The wand held by Jörg Rugen was an important tool, used by Heralds to gain attention and make grand gestures. His tabard with the white-and-blue lozenges design, was originally the coat of arms of the Counts of Bogen, adopted in 1247 by the House of Wittelsbach, rulers of Bavaria for 738 years.
At the time of this image in the late 1400s, the status of Heralds had reached the apex of their medieval careers. Heralds were respected as experts in military matters, diplomacy, coats of arms and genealogy…as well as being tournament and festival managers. Very impressive.
Originally a Herald was a sort of master of ceremonies for Jousting Tournaments, which required Heralds to act as advertisers, cheerleaders, and judges. These Tournaments were very important events that included the highest levels of society as participants… Emperors, Kings, Dukes and noblemen. Heralds who were the MC’s and managers of these popular events had the power to influence the public and naturally needed a great deal of diplomatic skill to survive such highly charged public events.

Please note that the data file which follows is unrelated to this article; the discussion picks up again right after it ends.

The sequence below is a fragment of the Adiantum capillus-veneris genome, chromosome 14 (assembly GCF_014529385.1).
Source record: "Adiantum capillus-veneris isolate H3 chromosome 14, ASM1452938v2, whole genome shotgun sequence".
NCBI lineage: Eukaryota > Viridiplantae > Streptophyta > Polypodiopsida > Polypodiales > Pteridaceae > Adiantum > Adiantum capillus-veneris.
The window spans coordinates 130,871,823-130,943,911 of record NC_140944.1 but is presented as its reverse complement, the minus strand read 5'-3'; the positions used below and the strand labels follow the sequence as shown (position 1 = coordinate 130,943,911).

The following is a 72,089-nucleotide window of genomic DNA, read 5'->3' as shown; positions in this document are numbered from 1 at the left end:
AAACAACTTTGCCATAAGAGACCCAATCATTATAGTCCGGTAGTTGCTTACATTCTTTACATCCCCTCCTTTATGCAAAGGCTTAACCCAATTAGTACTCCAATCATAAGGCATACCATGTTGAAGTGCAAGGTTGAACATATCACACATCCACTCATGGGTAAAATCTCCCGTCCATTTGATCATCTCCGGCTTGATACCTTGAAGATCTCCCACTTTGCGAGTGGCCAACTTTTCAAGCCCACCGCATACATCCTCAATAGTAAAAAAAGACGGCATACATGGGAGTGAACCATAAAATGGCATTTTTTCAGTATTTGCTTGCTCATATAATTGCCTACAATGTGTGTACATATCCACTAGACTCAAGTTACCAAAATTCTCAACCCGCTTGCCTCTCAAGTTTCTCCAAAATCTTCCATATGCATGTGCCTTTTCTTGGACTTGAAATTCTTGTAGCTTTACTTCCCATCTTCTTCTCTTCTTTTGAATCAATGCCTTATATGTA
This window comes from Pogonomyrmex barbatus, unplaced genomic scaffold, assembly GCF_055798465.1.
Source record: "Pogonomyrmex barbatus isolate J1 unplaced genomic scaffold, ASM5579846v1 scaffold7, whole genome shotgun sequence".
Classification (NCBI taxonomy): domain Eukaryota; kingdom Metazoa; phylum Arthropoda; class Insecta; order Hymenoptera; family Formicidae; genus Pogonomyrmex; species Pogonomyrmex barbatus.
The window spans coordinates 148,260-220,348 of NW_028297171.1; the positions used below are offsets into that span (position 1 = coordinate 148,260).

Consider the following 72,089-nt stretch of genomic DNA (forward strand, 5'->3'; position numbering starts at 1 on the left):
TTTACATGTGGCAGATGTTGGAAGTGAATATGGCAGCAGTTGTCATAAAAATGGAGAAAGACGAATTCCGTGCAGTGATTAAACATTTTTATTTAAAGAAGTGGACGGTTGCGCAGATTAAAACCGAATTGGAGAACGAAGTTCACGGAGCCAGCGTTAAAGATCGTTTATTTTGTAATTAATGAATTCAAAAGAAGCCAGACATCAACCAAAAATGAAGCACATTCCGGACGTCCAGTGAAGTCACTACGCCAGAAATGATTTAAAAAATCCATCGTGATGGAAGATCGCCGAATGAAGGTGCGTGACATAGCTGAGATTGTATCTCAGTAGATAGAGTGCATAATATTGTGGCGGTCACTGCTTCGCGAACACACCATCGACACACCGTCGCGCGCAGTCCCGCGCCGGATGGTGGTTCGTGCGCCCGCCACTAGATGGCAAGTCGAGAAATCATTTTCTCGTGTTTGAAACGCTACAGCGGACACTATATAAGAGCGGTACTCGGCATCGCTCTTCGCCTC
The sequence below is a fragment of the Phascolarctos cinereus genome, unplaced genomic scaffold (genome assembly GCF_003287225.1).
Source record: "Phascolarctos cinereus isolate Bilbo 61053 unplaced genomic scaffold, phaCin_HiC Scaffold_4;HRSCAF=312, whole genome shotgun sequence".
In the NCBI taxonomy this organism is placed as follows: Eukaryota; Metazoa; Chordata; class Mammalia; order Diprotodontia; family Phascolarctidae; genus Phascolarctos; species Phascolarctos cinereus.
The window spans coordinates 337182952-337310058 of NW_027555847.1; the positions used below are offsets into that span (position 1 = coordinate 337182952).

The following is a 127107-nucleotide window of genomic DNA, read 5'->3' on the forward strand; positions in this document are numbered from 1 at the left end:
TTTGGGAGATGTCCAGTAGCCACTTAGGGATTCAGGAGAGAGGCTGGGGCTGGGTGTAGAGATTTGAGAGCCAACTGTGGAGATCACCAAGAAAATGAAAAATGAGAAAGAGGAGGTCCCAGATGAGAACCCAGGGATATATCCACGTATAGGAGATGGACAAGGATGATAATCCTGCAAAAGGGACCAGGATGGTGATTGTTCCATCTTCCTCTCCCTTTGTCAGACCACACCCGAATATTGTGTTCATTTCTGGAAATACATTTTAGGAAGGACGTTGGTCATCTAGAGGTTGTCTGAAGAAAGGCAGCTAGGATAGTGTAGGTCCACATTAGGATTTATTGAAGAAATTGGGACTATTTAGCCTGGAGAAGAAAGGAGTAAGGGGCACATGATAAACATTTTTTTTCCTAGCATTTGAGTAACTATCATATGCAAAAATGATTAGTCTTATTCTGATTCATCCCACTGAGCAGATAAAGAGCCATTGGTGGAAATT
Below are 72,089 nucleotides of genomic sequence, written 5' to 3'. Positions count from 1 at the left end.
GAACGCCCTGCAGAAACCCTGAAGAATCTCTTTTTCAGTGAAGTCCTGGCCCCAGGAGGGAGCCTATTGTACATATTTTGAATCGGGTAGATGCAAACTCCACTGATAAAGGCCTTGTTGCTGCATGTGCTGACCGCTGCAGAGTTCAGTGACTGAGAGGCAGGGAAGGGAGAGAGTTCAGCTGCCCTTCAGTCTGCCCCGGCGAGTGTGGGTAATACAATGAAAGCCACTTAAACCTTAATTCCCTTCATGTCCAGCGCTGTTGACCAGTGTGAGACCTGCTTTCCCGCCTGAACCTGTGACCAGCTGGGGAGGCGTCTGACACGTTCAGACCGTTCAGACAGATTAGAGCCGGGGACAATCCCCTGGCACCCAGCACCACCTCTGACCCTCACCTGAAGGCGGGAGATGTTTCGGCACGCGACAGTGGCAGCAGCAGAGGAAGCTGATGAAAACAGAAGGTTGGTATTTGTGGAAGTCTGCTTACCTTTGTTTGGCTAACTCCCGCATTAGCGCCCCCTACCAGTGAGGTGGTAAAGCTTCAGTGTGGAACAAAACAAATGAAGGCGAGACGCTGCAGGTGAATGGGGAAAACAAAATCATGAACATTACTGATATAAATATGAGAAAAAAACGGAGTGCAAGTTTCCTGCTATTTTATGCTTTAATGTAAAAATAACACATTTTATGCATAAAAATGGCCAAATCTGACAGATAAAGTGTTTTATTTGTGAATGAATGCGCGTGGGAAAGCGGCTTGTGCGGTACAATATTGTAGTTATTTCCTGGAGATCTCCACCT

For these reasons, the duties of some Heralds evolved into bearing important messages or proclamations from monarchs or noblemen. In this sense they were the predecessors of our modern Ambassadors. However, as the age of tournaments declined and the military importance of heraldry decreased, most Heralds were left with the duties of assigning coats of arms to the newly ennobled and tracking the descendents of the old families. For example, Jörg Rugen wrote a chronicle of the rulers of Bavaria, from time immemorial to circa 1500, illustrated with the arms of the rulers and their wives.
The Duchy of Bavaria, which dates back to the year 555, was a member state of the Holy Roman Empire from 800 to 1806. After the dissolution of the Empire in 1806, Bavaria became a Kingdom, existing as such until 1918, when Bavaria became a republic within the confines of the German Reich.
Although modern Bavaria includes parts of the historical regions of Franconia, Upper Palatinate and Swabia, the white-and-blue pattern that was worn by Jörg Rugen, called the heart shield, is still being used today to symbolize Bavaria as a whole.